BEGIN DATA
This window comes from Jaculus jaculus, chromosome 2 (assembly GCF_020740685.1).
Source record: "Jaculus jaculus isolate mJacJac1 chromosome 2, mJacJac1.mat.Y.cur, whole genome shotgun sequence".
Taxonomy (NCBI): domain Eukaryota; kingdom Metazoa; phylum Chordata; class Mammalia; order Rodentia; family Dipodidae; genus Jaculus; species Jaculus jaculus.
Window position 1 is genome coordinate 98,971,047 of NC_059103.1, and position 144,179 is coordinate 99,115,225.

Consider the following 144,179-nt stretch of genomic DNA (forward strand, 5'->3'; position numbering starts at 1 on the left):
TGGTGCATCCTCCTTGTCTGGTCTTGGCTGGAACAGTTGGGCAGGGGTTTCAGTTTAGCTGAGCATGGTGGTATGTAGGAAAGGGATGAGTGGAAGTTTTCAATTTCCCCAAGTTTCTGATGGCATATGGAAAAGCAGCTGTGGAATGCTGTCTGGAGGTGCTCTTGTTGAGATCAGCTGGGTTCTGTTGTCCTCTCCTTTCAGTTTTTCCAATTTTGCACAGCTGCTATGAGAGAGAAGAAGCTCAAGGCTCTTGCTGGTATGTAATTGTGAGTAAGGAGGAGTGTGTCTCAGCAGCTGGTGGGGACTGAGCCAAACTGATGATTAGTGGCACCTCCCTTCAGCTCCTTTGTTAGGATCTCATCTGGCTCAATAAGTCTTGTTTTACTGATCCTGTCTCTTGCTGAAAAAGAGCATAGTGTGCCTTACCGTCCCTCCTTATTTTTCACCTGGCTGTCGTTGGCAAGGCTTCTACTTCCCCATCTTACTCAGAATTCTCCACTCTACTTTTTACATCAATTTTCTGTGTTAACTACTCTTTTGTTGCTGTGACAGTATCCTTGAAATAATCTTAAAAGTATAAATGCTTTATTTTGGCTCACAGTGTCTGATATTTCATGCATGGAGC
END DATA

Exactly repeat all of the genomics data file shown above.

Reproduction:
This window comes from Jaculus jaculus, chromosome 2 (assembly GCF_020740685.1).
Source record: "Jaculus jaculus isolate mJacJac1 chromosome 2, mJacJac1.mat.Y.cur, whole genome shotgun sequence".
Taxonomy (NCBI): domain Eukaryota; kingdom Metazoa; phylum Chordata; class Mammalia; order Rodentia; family Dipodidae; genus Jaculus; species Jaculus jaculus.
Window position 1 is genome coordinate 98,971,047 of NC_059103.1, and position 144,179 is coordinate 99,115,225.

Consider the following 144,179-nt stretch of genomic DNA (forward strand, 5'->3'; position numbering starts at 1 on the left):
TGGTGCATCCTCCTTGTCTGGTCTTGGCTGGAACAGTTGGGCAGGGGTTTCAGTTTAGCTGAGCATGGTGGTATGTAGGAAAGGGATGAGTGGAAGTTTTCAATTTCCCCAAGTTTCTGATGGCATATGGAAAAGCAGCTGTGGAATGCTGTCTGGAGGTGCTCTTGTTGAGATCAGCTGGGTTCTGTTGTCCTCTCCTTTCAGTTTTTCCAATTTTGCACAGCTGCTATGAGAGAGAAGAAGCTCAAGGCTCTTGCTGGTATGTAATTGTGAGTAAGGAGGAGTGTGTCTCAGCAGCTGGTGGGGACTGAGCCAAACTGATGATTAGTGGCACCTCCCTTCAGCTCCTTTGTTAGGATCTCATCTGGCTCAATAAGTCTTGTTTTACTGATCCTGTCTCTTGCTGAAAAAGAGCATAGTGTGCCTTACCGTCCCTCCTTATTTTTCACCTGGCTGTCGTTGGCAAGGCTTCTACTTCCCCATCTTACTCAGAATTCTCCACTCTACTTTTTACATCAATTTTCTGTGTTAACTACTCTTTTGTTGCTGTGACAGTATCCTTGAAATAATCTTAAAAGTATAAATGCTTTATTTTGGCTCACAGTGTCTGATATTTCATGCATGGAGC